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Built-In Classes: Type

     

Introduction

In some cases, when you have a variable, you may need to identify the class name of that variable. To assist you with this, the .NET Framework provides an abstract class named Type. The Type class is created in the System namespace.

 

Because Type is an abstract class, you cannot declare a variable of it. To assist you with finding out the data type or the class of a variable, the C# language provides an operator named typeof. Its formula is:

Type type = typeof(DataType | ClassName);

typeof is a unary operator that acts on one operand. The operand can be a known primitive data type or a class. If you pass a C# data type (such as char, int, float, etc) as the operand, this operator produces the equivalent .NET Framework type. In reality, the typeof operator produces the Type name of its operand. Here is an example of using it:

using System;

public class Exercise
{
    public static int Main()
    {
        Type tp = typeof(int);

        Console.WriteLine("The type of the int is {0}", tp);

        return 0;
    }
}

This would produce:

The type of the int is System.Int32
Press any key to continue . . .

You will usually need the services of the Type class to know the data type of a variable or of an argument to a method. To make this possible, the Object class is equipped with a method named GetType. Its syntax is:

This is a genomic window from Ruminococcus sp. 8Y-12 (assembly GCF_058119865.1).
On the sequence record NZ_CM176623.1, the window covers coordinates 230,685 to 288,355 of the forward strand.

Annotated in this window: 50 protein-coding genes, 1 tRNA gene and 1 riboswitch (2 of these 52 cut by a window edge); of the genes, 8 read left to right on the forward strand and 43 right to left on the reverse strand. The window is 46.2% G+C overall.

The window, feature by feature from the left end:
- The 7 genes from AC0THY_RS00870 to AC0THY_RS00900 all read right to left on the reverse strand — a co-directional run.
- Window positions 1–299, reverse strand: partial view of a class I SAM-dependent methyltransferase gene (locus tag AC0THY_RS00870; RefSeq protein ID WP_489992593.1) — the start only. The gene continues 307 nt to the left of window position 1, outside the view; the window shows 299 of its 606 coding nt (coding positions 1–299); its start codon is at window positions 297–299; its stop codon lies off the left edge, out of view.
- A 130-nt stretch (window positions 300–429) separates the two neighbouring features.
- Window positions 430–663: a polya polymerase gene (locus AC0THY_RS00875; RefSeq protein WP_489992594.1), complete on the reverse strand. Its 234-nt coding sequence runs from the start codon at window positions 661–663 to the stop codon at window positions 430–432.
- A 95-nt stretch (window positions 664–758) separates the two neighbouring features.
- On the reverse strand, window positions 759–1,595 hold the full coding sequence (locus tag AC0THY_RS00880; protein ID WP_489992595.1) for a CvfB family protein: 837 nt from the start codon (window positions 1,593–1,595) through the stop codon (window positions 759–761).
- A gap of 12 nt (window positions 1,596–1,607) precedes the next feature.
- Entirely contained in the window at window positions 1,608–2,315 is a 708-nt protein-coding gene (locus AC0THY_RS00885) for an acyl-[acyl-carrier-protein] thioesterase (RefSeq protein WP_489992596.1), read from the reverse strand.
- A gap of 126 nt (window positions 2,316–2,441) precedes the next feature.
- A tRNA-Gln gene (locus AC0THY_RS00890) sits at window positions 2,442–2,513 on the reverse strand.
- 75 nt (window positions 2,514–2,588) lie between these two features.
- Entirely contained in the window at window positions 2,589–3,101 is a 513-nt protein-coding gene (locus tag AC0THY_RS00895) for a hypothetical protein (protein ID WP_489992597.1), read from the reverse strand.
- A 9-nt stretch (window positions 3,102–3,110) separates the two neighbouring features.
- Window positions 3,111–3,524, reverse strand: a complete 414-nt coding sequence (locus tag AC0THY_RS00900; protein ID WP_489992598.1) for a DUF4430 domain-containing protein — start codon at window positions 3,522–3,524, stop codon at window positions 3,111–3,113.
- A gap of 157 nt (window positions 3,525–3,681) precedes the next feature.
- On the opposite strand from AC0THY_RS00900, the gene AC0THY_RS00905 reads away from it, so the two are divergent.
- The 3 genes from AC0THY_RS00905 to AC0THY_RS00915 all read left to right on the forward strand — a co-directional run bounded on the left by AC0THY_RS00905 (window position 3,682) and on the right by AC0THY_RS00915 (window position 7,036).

public Type GetType();

This method takes no argument and returns the name of the class or the data type of the variable that called it. If the variable that calls this function is of a primitive C# data type, this method returns its .NET Framework equivalent. Here is an example of calling this method:

using System;

public class Exercise
{
    public static int Main()
    {
        var number = 22705;
        Type tp = number.GetType();

        Console.WriteLine("The number variable is of type {0}", tp);

        return 0;
    }
}

This would produce:

The number variable is of type System.Int32
Press any key to continue . . .

The Type.GetType() method gives you the name of the class of a variable. If the class is derived from another class and you want to know the name of that parent class, the Type class can help you, using a property named BaseType. Here is an example of using it: